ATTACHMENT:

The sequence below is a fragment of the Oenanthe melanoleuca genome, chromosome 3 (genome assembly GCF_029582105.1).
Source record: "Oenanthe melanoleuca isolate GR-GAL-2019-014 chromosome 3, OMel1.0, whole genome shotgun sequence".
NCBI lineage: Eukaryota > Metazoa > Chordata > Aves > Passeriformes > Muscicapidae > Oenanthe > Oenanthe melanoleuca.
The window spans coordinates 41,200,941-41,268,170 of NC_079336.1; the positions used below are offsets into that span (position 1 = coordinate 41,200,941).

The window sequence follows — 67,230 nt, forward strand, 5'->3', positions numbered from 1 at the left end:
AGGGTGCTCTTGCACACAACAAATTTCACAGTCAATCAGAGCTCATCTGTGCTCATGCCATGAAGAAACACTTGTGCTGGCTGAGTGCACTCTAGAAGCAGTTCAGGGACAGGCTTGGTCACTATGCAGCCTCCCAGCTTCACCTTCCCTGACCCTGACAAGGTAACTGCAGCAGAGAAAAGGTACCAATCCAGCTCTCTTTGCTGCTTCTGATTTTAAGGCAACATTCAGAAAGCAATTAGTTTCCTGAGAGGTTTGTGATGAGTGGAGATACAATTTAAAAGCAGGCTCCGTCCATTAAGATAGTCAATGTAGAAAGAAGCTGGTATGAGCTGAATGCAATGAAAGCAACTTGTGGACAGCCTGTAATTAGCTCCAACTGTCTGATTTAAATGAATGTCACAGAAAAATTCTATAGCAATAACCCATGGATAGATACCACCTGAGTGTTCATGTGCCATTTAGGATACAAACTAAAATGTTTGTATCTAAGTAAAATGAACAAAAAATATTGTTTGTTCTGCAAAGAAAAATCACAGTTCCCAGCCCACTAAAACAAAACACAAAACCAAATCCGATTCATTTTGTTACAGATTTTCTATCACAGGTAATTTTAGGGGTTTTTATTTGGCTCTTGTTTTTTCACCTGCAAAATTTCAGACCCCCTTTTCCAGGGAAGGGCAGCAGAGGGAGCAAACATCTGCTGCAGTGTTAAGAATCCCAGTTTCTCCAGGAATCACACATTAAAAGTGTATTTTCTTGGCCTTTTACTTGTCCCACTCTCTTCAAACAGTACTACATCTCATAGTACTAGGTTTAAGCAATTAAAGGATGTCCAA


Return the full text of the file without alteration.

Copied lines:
The sequence below is a fragment of the Oenanthe melanoleuca genome, chromosome 3 (genome assembly GCF_029582105.1).
Source record: "Oenanthe melanoleuca isolate GR-GAL-2019-014 chromosome 3, OMel1.0, whole genome shotgun sequence".
NCBI lineage: Eukaryota > Metazoa > Chordata > Aves > Passeriformes > Muscicapidae > Oenanthe > Oenanthe melanoleuca.
The window spans coordinates 41,200,941-41,268,170 of NC_079336.1; the positions used below are offsets into that span (position 1 = coordinate 41,200,941).

The window sequence follows — 67,230 nt, forward strand, 5'->3', positions numbered from 1 at the left end:
AGGGTGCTCTTGCACACAACAAATTTCACAGTCAATCAGAGCTCATCTGTGCTCATGCCATGAAGAAACACTTGTGCTGGCTGAGTGCACTCTAGAAGCAGTTCAGGGACAGGCTTGGTCACTATGCAGCCTCCCAGCTTCACCTTCCCTGACCCTGACAAGGTAACTGCAGCAGAGAAAAGGTACCAATCCAGCTCTCTTTGCTGCTTCTGATTTTAAGGCAACATTCAGAAAGCAATTAGTTTCCTGAGAGGTTTGTGATGAGTGGAGATACAATTTAAAAGCAGGCTCCGTCCATTAAGATAGTCAATGTAGAAAGAAGCTGGTATGAGCTGAATGCAATGAAAGCAACTTGTGGACAGCCTGTAATTAGCTCCAACTGTCTGATTTAAATGAATGTCACAGAAAAATTCTATAGCAATAACCCATGGATAGATACCACCTGAGTGTTCATGTGCCATTTAGGATACAAACTAAAATGTTTGTATCTAAGTAAAATGAACAAAAAATATTGTTTGTTCTGCAAAGAAAAATCACAGTTCCCAGCCCACTAAAACAAAACACAAAACCAAATCCGATTCATTTTGTTACAGATTTTCTATCACAGGTAATTTTAGGGGTTTTTATTTGGCTCTTGTTTTTTCACCTGCAAAATTTCAGACCCCCTTTTCCAGGGAAGGGCAGCAGAGGGAGCAAACATCTGCTGCAGTGTTAAGAATCCCAGTTTCTCCAGGAATCACACATTAAAAGTGTATTTTCTTGGCCTTTTACTTGTCCCACTCTCTTCAAACAGTACTACATCTCATAGTACTAGGTTTAAGCAATTAAAGGATGTCCAA